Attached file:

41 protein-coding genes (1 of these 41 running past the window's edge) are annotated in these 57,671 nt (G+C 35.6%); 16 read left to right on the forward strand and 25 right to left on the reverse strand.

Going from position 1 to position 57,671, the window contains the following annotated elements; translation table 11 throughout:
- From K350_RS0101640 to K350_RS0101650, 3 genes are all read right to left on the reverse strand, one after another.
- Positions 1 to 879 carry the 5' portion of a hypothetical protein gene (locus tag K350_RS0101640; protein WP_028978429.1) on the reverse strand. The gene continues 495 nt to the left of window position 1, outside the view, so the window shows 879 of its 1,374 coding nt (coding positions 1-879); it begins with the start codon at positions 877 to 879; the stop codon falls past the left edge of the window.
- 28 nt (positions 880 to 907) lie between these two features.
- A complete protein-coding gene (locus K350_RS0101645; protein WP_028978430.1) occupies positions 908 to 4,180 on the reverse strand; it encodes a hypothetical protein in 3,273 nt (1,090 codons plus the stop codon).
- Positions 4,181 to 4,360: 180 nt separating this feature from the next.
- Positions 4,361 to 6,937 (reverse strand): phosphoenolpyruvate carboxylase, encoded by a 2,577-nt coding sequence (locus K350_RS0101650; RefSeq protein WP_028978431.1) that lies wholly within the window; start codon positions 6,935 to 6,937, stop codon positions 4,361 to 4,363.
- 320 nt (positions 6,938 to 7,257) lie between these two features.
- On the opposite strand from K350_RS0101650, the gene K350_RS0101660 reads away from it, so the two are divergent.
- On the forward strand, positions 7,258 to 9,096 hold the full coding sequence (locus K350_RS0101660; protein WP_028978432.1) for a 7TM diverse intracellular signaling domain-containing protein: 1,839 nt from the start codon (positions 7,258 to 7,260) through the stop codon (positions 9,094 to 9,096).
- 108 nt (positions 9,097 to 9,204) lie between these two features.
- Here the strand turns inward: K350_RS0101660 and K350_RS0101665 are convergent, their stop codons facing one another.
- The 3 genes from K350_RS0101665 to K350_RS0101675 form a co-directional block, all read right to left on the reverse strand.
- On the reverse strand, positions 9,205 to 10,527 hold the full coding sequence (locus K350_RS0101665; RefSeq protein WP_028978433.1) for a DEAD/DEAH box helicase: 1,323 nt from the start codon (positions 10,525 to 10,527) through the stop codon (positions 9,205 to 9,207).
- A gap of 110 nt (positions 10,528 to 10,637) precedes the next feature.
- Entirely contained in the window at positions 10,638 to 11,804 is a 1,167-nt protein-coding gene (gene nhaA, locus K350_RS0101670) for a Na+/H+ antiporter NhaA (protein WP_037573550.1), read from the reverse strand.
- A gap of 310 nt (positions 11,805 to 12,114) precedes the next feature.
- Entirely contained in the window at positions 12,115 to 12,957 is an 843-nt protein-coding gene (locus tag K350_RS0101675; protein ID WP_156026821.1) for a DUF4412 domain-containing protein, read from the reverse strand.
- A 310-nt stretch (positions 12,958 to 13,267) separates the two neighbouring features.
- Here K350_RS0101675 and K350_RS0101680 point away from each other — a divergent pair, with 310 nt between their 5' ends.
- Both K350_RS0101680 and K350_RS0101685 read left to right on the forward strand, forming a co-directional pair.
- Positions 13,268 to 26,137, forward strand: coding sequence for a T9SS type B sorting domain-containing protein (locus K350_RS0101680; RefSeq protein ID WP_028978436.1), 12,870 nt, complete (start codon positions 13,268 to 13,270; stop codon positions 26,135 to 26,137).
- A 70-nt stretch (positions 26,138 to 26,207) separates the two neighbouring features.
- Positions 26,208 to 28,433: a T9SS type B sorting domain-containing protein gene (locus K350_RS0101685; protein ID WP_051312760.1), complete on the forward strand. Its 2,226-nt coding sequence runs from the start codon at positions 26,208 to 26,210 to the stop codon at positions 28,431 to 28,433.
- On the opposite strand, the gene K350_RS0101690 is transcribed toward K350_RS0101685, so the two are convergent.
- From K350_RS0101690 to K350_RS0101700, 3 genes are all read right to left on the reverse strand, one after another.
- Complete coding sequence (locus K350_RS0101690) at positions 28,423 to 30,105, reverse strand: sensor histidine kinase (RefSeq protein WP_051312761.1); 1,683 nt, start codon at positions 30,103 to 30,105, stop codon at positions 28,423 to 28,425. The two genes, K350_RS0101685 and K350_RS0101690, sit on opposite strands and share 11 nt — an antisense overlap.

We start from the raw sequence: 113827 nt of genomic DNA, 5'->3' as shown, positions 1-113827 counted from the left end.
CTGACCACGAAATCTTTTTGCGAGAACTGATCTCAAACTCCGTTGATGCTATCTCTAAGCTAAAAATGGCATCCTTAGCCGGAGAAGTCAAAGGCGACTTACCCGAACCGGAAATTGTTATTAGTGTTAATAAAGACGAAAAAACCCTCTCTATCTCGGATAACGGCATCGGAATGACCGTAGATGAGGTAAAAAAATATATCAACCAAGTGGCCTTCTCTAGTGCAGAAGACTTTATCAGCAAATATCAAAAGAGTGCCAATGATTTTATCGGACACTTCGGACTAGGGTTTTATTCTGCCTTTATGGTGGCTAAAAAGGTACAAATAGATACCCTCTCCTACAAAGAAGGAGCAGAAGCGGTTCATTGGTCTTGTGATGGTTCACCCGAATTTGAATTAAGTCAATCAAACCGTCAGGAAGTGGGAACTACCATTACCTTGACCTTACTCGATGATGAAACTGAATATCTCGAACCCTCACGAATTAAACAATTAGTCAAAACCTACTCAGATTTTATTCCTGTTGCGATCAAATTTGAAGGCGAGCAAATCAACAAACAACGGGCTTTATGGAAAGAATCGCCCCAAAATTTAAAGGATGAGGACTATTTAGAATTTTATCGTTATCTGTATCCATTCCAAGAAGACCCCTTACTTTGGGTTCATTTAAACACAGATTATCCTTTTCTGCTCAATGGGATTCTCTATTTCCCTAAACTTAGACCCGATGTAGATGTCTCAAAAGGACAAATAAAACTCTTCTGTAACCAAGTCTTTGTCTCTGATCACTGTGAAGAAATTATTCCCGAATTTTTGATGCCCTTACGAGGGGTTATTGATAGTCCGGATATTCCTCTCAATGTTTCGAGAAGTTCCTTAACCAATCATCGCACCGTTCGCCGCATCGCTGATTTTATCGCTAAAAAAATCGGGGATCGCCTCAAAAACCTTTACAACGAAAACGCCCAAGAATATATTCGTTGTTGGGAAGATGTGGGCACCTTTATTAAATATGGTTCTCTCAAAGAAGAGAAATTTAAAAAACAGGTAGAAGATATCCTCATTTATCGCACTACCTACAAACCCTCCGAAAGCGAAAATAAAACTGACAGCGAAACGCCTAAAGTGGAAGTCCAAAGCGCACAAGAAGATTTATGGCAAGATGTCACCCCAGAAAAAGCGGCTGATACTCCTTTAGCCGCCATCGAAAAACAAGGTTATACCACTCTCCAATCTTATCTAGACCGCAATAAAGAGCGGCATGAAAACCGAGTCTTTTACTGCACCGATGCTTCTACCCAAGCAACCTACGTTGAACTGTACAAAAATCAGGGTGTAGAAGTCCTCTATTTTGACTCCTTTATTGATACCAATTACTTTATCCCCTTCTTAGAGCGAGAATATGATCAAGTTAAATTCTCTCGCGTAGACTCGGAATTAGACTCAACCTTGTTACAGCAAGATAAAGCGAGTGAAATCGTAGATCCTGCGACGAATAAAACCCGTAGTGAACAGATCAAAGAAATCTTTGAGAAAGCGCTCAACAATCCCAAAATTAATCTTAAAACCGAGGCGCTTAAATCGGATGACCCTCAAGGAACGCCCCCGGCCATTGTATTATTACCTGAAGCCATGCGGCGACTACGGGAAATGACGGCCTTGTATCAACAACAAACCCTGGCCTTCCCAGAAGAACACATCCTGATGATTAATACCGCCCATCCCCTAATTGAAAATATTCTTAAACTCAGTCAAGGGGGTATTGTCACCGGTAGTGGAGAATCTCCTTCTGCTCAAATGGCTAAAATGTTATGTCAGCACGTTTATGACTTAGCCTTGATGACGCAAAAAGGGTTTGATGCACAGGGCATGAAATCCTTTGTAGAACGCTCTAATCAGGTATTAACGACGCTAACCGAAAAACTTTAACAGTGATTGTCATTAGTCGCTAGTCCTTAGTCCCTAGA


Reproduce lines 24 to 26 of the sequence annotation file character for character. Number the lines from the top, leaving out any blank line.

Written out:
- A 70-nt stretch (positions 26,138 to 26,207) separates the two neighbouring features.
- Positions 26,208 to 28,433: a T9SS type B sorting domain-containing protein gene (locus K350_RS0101685; protein ID WP_051312760.1), complete on the forward strand. Its 2,226-nt coding sequence runs from the start codon at positions 26,208 to 26,210 to the stop codon at positions 28,431 to 28,433.
- On the opposite strand, the gene K350_RS0101690 is transcribed toward K350_RS0101685, so the two are convergent.